Chapter 4. Search

Everything you’ve learned so far about creating indexes is pretty useless if you don’t know how to use those indexes to find what you are looking for. After all, that’s what Ferret is for. This chapter covers everything you need to know about searching in Ferret. We’ll start with the basic search classes followed by the various types of query. We’ll then talk about the query parser and Ferret’s own query language—FQL. We’ll then cover some more advanced topics such as sorting, filtering, and highlighting.

Overview of Searching Classes

Ferret’s search API is about as simple as its indexing API. In fact, if you are using the Index class, all you have to know is the search_each() method and a little bit of Ferret’s query language and you are set. However, if you take the time to learn the rest of the search API, you’ll discover a wealth of opportunities you didn’t even know existed.

The search API consists of the following classes:

  • IndexSearcher

  • Query

  • QueryParser

  • Filter

  • Sort


IndexSearcher, as the name would suggest, is used to search indexes. You can also use it to highlight and explain query results and read documents from the index (as you would with IndexReader). To create an IndexSearcher, you need to supply it with an IndexReader:

reader ="path/to/index") 
searcher =

As usual, you can shortcut this by supplying it with a Directory or a filesystem path to the index:

searcher ="path/to/index")


Ferret contains more than 15 different types of query, each of which you’ll learn about later in this chapter. Basically, queries are built and combined to specify what exactly it is you are looking for. You can then pass them to the IndexSearcher so it will retrieve your result set. Queries are the fundamental building block of the search API.


With more than 15 different types of query (each with its own definitive API), it can get quite tedious to build them by hand. Succinct as Ruby code is, it is much easier to build queries using a simple query language, not to mention the fact that you wouldn’t want users to have to type Ruby code into your search box. For example, let’s say we wanted to search for all articles in a blog that have the words “ruby” and “ferret” in either the title field or the content field. You could use the QueryParser:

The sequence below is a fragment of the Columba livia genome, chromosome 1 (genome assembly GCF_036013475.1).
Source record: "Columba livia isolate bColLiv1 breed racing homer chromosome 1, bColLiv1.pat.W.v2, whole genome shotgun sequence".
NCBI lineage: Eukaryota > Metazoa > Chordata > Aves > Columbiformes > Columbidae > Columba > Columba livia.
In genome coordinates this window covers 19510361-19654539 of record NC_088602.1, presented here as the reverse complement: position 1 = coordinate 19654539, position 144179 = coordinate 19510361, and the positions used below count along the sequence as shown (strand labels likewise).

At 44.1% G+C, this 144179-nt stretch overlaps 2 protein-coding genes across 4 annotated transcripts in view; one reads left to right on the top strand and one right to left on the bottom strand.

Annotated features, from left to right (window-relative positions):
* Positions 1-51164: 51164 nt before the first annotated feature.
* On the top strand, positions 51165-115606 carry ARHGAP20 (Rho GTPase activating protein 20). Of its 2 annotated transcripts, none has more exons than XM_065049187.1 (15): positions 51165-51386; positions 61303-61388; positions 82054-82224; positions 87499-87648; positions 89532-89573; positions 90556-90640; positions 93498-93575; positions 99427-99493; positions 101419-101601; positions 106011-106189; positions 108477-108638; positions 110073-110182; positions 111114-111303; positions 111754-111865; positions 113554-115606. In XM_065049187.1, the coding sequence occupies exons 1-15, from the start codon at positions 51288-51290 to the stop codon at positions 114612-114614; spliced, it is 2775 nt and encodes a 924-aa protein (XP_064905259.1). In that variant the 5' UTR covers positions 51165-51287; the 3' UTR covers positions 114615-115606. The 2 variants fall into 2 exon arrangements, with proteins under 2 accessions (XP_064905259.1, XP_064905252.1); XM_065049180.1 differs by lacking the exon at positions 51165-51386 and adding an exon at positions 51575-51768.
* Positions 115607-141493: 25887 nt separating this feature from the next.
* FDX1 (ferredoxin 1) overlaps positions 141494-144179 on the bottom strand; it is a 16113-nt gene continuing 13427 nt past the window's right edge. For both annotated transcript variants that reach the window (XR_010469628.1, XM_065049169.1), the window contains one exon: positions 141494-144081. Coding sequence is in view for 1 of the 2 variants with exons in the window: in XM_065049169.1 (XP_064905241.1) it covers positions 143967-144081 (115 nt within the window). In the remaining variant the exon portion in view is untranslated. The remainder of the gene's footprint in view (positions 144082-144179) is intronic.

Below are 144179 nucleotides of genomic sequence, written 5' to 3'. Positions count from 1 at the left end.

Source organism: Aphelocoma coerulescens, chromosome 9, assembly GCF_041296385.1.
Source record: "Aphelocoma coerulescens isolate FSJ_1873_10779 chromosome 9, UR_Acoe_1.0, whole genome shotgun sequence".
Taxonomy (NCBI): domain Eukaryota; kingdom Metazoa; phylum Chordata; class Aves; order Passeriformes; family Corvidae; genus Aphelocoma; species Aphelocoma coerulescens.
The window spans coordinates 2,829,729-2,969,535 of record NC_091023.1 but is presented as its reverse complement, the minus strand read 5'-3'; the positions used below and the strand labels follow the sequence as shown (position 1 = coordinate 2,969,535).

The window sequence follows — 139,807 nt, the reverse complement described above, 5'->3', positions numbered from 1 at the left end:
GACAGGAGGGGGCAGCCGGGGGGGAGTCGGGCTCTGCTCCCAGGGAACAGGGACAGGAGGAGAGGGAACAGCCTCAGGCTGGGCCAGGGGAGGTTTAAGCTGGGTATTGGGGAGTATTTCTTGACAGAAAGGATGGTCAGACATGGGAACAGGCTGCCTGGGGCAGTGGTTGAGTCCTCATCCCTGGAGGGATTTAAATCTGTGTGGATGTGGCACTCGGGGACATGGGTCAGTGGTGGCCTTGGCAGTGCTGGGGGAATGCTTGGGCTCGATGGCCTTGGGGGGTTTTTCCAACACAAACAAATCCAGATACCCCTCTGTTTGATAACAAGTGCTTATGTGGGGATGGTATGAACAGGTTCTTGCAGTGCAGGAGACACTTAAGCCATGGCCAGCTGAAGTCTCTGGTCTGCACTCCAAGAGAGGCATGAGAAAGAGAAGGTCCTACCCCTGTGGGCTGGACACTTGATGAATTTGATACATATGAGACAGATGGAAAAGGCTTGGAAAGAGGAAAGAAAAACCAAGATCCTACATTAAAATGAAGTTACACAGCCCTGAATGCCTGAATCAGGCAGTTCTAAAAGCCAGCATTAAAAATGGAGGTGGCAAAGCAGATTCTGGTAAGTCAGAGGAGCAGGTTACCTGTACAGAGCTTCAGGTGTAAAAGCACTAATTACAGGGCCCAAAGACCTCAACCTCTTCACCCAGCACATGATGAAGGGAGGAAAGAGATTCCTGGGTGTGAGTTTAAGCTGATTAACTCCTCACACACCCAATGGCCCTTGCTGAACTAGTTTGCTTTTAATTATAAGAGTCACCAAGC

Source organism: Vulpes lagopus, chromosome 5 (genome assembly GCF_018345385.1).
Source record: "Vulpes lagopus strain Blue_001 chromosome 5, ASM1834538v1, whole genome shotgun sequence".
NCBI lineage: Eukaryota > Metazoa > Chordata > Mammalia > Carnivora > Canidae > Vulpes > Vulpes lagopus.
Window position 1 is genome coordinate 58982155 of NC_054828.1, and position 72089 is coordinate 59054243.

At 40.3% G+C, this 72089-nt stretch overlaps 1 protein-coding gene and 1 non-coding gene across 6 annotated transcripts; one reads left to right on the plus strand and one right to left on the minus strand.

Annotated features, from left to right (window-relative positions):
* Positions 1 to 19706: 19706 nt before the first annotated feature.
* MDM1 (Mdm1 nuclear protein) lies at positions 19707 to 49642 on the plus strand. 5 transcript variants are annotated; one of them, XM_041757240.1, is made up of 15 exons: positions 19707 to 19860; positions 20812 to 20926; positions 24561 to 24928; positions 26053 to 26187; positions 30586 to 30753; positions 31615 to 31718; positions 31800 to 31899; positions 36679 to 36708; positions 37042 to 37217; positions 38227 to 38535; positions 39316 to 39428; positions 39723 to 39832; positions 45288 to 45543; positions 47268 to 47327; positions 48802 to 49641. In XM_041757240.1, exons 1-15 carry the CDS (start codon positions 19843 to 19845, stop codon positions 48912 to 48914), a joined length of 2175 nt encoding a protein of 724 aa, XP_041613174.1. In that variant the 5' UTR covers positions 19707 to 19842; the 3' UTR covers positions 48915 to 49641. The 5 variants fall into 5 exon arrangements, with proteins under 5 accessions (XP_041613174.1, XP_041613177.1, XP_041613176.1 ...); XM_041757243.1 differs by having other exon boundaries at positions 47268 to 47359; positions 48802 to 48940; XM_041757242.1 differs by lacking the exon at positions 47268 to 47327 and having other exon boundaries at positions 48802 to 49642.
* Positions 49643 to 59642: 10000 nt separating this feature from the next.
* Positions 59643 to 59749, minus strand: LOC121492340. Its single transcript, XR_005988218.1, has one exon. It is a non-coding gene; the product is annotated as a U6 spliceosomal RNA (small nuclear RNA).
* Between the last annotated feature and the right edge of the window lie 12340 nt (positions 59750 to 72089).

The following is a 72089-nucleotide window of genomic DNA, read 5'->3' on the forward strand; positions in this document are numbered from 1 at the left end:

query = query_parser.parse("title|content:(ruby AND ferret)")

Or you could build the query yourself. The QueryParser is the magic behind the Index class that makes it so easy to use.


You can already specify exactly which documents you want to find using the various Query classes, so you might be wondering what you need a Filter class for. Filters have a few purposes. First, Filters actually cache their results, so if you have a particular query that is run over and over again, you might want to convert it to a Filter to improve performance. Second, Filters can be used to apply common constraints to Queries. For example, to restrict a user’s search to only published articles, you would use a Filter. Or you might let users filter their own searches with a drop-down menu of common filters, perhaps a filter that restricts search results to the last month or the last seven days. This is particularly useful because most users won’t know the range query syntax. You’ll learn more about when to use a filter and how to create your own filter later in this chapter.


By default, the IndexSearcher returns your query results in order of relevance. If you want to sort the results in any other way, you are going to have to use the Sort class. As discussed earlier in Chapter 2, you can currently sort by Integer, Float, and String. We’ll cover this in more detail in the Sorting Search Results” section later in this chapter.

Building Queries

Even if you are using the QueryParser to build all your queries, you’ll gain a better understanding of how searching works in Ferret by building each of the queries by hand. We’ll also include the Ferret Query Language (FQL) syntax for each different type of query as we go. As you read, you’ll find some queries that you can’t build even using the QueryParser, so it will be useful to learn about them as well.

Before we get started, we should mention that each Query has a boost field. Because you will usually be combining queries with a BooleanQuery, it can be useful to give some of those queries a higher weighting than the other clauses in the BooleanQuery. All Query objects also implement hash and eql?, so they can be used in a HashTable to cache query results.


TermQuery is the most basic of all queries and is actually the building block for most of the other queries (even where you wouldn’t expect it, like in WildcardQuery and FuzzyQuery). It is very simple to use. All you need to do is specify the field you want to search in and the term you want to search for:

# FQL: "title:shawshank"
query =, "shawshank")